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I learn C++ by myself, therefore I have some blank pages in some areas, eg. some operations on containers, names of different operations etc. Therefore please help me out with this problem. (I would also appreciate sending me to good resources that would help me to chose right container and methods to process them. Real implementation examples would be big help, as it's easier to get it for me this way.)

This is my first 'real' program. I made it in PHP but now rewriting to C++ as I learn it (and I can say it's more challenging).

In short, file is read and 3 different vectors are created containing corresponding elements (person's name, item's name and item's amount). So for example (I know it's not way to assign values, its just to illustrate contents):

vector<string> vectorOfNames = {"Adam", "Eva", "Adam", "Adam", "Bruce"};
vector<string> vectorOfItems = {"Apple", "Apple", "Orange", "Pear", "Melon"};
vector<int> vectorOfAmount = {1, 9, 2, 4, 1};

Now, I want to represent it (by person and item) and count (by amount) those vectors, eg. to print something like:

All persons:

All items:
Apple - 10
Orange - 2
Pear - 4
Melon - 1

Adam have:
Apple - 1
Orange - 2
Pear - 4

Eva have:
Apple - 9

Bruce have:
Melon - 1

In PHP i used *array_keys(array_flip())* to get unique names and items. In C++ i found something like this:

vector< string >::iterator r , w ;

set< string > tmpset ;

for( r = vectorOfNames.begin() , w = vectorOfNames.begin() ; r != vectorOfNames.end() ; ++r )
    if( tmpset.insert( *r ).second )
        *w++ = *r ;

vectorOfNames.erase( w , vectorOfNames.end() );

It works well but problem is that it modifies original vectorOfNames. Should I copy this vector to new one before applaying this or is there another approach?

As for the rest of desired processing in PHP I used foreach and if statements. I was trying different approaches for C++ but nothing works. I'm completely lost.... Also I know that there are some functions in Boost Library, but for time being I don't want to go there, prefer to learn basics first.

On another hand, maybe i should use other container, like map or something else, to make this processing easier?

So if you still know what I mean and you did not fall asleep, please push me in right direction ;)

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In C++11, std::vector<T> v = {val1, val2, val3} is perfectly fine. :P –  Xeo Oct 2 '12 at 18:51
@Xeo not if you're using MSVC :-( –  Benj Oct 2 '12 at 18:52
For this example, why not stick with a couple of simple maps. std::map<std::string,std::string> user_items; //key is user name std::map<std::string,float> item_cost; //key is item name –  Jerdak Oct 2 '12 at 18:52
yes, after banging head into the wall every time i tried to 'hack' it some way, i thought that maybe another container would be better, thx, will give a try to map –  RegEx Oct 2 '12 at 19:08

2 Answers 2

up vote 3 down vote accepted

The first step, i.e., getting all unique names in a std::vector<std::string> I would probably do like this:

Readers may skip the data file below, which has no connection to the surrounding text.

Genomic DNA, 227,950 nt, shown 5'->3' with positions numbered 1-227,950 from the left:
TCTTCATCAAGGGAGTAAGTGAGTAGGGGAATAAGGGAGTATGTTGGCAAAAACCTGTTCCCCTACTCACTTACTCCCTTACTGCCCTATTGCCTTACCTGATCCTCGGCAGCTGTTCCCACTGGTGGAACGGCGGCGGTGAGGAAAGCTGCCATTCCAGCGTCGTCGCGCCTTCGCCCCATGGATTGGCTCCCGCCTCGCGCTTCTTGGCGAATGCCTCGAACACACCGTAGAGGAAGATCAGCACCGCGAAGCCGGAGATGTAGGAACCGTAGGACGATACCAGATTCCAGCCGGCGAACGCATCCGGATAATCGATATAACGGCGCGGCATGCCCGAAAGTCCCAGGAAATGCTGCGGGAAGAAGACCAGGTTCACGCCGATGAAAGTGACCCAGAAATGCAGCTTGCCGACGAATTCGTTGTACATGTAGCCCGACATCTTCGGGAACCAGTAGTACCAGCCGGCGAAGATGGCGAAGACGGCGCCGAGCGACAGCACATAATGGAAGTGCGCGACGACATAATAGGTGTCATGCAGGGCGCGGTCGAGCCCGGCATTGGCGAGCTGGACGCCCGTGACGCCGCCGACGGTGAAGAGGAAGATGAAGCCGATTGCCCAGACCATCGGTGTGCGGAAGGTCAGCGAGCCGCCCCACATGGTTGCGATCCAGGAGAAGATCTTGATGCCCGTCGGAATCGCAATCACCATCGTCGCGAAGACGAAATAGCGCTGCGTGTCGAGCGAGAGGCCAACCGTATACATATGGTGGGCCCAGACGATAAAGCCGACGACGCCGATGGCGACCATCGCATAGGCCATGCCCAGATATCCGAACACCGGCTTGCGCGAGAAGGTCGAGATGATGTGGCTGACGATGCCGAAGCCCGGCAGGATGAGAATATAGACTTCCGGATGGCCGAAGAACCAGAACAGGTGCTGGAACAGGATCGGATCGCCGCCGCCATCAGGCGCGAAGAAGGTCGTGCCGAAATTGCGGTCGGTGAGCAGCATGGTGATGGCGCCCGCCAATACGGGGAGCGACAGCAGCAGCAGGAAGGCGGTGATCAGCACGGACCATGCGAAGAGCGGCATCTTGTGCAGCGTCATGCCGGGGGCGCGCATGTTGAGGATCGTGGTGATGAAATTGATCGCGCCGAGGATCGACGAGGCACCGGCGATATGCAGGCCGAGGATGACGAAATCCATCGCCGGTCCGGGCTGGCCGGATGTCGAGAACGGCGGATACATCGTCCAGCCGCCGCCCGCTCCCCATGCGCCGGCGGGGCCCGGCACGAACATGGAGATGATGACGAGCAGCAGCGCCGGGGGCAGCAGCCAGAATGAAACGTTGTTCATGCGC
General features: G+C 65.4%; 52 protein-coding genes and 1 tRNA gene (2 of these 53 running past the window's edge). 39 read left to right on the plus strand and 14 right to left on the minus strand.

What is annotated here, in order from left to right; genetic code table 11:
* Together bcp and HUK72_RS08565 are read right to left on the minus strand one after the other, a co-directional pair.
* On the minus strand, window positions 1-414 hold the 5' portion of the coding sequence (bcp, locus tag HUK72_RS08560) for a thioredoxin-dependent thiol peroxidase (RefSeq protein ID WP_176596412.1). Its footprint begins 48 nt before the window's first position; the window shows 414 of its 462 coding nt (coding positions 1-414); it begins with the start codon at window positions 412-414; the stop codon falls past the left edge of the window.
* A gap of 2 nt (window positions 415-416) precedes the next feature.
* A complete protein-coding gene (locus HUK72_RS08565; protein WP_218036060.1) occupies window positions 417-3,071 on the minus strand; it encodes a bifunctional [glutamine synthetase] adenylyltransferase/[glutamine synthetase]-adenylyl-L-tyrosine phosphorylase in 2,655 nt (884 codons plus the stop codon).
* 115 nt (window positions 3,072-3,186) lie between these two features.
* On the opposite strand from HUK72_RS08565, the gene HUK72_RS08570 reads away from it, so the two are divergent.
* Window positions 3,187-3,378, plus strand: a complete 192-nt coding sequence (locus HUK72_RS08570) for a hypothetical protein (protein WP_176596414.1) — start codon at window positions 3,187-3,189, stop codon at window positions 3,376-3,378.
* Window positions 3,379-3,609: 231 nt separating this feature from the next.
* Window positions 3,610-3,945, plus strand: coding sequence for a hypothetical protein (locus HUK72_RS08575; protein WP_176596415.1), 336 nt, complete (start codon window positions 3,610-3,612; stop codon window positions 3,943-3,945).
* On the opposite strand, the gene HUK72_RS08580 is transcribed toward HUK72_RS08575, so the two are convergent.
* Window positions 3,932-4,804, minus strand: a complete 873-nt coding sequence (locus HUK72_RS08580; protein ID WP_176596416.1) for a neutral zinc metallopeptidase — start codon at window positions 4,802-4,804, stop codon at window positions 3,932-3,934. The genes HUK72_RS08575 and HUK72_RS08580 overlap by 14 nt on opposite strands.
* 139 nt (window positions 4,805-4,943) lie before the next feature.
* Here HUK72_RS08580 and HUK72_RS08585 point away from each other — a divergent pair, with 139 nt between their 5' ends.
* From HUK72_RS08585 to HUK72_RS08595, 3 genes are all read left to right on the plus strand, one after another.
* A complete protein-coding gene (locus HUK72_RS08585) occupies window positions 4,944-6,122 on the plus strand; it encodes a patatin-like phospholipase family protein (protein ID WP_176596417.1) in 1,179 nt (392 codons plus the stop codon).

std::vector<std::string> tmp(original);
std::sort(tmp.begin(), tmp.end());
std::unique_copy(tmp.begin(), tmp.end(),
                 std::ostream_iterator<std::string>(std::cout, "\n"));

An alternative solution could use an auxiliary std::set<std::string> but wouldn't print the names in sorted order:

std::set<std::string> mark;
std::copy_if(original.begin(), original.end(),
             [&](std::string const& value) { return mark.insert(value); });

(making use of C++ 2011 features)

The other operations don't directly map easily to the way C++ algorithms work. To deal with these I would probably use a different data layout, e.g., storing the data in a std::vector<std::tuple<std::string, std::string, int> > rather than three separate vectors.

share|improve this answer
Not really need to sort results, could be in order as they appear, but it might be nice addition. Will check what the heck std::tuple is and will give it a try (yes, im a newbie). Thanks! –  RegEx Oct 2 '12 at 19:11
Well, when using std::unique_copy() you need to have identical elements next to each other which is achieved by std::sort()ing: it copies one element for each sequence of identical elements. That is the sequence Alice, Alice, Bob, Alice would produce Alice, Bob, Alice without sorting. –  Dietmar Kühl Oct 2 '12 at 19:14
Thanks for extra explanations. You are very helpful ;) –  RegEx Oct 2 '12 at 19:17

This stays close to your original approach:

vector< string > vs;
vs.resize(vectorOfNames.size()); // more efficient if we already know the size

set< string > tmpset ;

vector< string >::const_iterator r;
for( r = vectorOfNames.begin() ; r != vectorOfNames.end() ; ++r )
    if( tmpset.insert( *r ).second )

However, it uses an auxiliary vector to store the new names, so you don't need to modify the original vector. To guarantee that you don't actually modify the vector, this approach uses a const_iterator rather than an iterator.

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